To figure out how much money can be potentially saved by employing chickens, you will need to find out the expenses for solid waste management.
This is something your city manager will know.
Once you have the total cost of solid waste management per, divide the number by the amount of waste managed (tons). You will be left with the cost per ton of waste.
Use the numbers for residential tons collected. Otherwise, use 25% of the total trash managed as a rough estimate.
In this example, it cost around $106 per ton for a city to collect, transport, transfer, and deposit trash to a landfill in 2009.
Local Tipping Fees
Find out the price for your local tipping fees.
A tipping fee i.e. the cost per ton to dump garbage.
A landfill will charge a tipping fee to fund the cost of opening, maintaining, and eventually closing the site.
This fee is sometimes included in the total solid waste management budget, but not always.
Sample Tipping Fees Calculation
In the Northeast (2009), the typical tipping fee was around $53 per ton.
To calculate the total saved in tipping fees in our example, multiply the tipping fee ($53 per ton) by 504 tons.
The total saved is $26,700. And that is just from tipping fees!
By simply encouraging and allowing residents to keep family flocks a city could save over $81,000 per year.
To work out the total trash savings add the tipping fee and the solid waste management costs to give you a total savings
- Estimated chicken and compost generated savings from no trash collection = $54,424 per year (in our example).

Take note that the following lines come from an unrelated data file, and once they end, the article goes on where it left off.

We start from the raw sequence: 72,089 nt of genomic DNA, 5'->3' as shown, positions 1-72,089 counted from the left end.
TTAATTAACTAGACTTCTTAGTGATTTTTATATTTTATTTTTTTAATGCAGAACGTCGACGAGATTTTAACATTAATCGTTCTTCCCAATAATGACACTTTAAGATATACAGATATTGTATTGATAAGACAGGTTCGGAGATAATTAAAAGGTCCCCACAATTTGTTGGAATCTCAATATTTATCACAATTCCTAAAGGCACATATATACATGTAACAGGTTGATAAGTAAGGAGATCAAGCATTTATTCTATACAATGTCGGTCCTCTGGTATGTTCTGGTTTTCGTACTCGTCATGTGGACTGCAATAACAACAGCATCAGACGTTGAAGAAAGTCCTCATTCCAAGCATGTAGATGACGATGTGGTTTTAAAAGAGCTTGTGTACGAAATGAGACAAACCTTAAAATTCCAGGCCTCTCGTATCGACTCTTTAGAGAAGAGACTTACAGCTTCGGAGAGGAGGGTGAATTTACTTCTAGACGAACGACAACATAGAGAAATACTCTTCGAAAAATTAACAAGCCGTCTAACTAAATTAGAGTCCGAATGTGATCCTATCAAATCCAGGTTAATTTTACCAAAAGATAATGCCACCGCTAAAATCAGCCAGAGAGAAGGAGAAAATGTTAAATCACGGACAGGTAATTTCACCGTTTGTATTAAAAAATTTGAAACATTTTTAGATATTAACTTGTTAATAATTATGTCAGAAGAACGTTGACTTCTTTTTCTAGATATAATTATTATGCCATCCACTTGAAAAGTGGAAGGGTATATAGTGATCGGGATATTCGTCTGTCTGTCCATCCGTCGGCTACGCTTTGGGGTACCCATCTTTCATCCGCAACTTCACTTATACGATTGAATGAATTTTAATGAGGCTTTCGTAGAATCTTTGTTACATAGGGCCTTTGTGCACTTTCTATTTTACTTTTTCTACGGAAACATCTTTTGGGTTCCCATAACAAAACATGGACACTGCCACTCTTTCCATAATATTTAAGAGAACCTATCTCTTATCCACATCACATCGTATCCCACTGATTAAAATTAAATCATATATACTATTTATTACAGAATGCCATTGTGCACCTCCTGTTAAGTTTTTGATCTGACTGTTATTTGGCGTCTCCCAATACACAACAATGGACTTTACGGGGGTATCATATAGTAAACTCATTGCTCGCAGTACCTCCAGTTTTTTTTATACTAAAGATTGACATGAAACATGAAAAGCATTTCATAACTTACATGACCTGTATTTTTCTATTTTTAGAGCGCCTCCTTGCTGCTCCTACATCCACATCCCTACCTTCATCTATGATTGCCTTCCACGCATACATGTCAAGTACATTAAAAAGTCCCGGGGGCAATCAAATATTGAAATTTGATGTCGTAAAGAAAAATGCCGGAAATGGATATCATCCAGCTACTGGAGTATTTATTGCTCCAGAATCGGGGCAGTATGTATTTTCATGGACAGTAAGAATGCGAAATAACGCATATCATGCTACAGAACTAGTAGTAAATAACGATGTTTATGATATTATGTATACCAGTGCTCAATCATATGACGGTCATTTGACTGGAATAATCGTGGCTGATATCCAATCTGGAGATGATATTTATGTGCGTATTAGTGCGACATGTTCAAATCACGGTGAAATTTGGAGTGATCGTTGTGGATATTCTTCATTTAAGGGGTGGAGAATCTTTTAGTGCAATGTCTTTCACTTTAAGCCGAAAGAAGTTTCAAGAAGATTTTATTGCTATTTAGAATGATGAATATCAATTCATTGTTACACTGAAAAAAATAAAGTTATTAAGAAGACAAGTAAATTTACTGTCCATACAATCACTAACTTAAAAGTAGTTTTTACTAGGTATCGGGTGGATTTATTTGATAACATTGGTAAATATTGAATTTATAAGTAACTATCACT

- Tipping fee savings = $26,700 per year.
- Total = $81,124 taxpayer savings
Where Has Taken on Chickens?
In Flanders, Belgium, the city of Diest uses chickens to decrease their trash management budget.
They had a line-item expense in their budget that allowed them to provide laying hens to 2,000 households.
City officials employ chickens as an economical solution to their costly trash management dilemma.
From the city manager’s perspective, the chickens’ production of eggs, topsoil, and fertilizer are irrelevant to their uses in the community.
They are simply benefits for the residents.
Vermont Compost Company
Another example is the Vermont Compost Company (VCC) located in the steep hillsides of Montpelier, Vermont.
The VCC receives around 750 tons of food waste from about 49 food residue producing institutions including schools, restaurants, and prisons.
They combine the food scraps with old hay, wood chips, and pretty much any source of carbon to create organic compost and potting soil.
1,200 chickens are also employed as compost workers who clean the compost piles by scratching and removing bugs and varmints.
It is estimated that working chickens are worth around 5 tons of heavy, fuel-free machinery.
So, as you can see, employing chickens as bio-recyclers and zero waste partners is an excellent technological strategy for solid waste management.
Not only does it greatly reduce the cost of collection, transportation, and disposal of trash, but it also ensures that the majority of biomass never reaches landfills in the first place.